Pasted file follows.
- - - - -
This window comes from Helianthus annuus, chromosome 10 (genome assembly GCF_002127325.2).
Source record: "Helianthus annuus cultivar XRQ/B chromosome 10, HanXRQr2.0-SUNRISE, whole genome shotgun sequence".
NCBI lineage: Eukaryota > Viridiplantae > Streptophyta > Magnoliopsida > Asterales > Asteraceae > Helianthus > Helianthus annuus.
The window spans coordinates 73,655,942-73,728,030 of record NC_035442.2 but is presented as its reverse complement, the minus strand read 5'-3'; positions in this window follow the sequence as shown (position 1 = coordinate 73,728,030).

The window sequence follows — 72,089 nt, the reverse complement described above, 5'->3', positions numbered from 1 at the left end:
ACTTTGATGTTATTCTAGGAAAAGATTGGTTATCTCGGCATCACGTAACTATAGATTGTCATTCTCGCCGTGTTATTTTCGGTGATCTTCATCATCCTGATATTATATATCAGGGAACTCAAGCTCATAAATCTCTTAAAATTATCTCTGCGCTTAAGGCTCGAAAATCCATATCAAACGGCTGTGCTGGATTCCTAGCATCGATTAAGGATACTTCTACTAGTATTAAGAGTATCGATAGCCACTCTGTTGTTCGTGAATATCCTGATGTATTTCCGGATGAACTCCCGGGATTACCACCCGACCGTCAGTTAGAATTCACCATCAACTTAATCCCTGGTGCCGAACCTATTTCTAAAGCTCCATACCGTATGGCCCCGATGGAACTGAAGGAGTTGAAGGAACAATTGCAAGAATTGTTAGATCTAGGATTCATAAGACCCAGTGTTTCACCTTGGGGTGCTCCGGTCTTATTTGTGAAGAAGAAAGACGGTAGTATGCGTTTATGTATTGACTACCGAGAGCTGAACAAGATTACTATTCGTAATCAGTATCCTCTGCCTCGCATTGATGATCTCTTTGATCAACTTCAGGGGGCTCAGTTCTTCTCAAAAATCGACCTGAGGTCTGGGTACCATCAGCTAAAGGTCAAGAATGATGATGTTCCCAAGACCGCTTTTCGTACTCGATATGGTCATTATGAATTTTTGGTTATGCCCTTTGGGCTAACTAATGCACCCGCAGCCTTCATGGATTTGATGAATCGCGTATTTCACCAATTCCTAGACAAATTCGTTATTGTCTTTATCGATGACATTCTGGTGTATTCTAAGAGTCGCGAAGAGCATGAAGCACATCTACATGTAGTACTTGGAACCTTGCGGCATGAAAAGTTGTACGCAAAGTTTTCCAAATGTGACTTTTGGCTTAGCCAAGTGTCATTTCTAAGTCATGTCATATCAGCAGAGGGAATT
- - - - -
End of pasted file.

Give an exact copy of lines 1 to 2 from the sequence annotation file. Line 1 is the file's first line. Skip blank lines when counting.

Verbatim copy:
This window comes from Helianthus annuus, chromosome 10 (genome assembly GCF_002127325.2).
Source record: "Helianthus annuus cultivar XRQ/B chromosome 10, HanXRQr2.0-SUNRISE, whole genome shotgun sequence".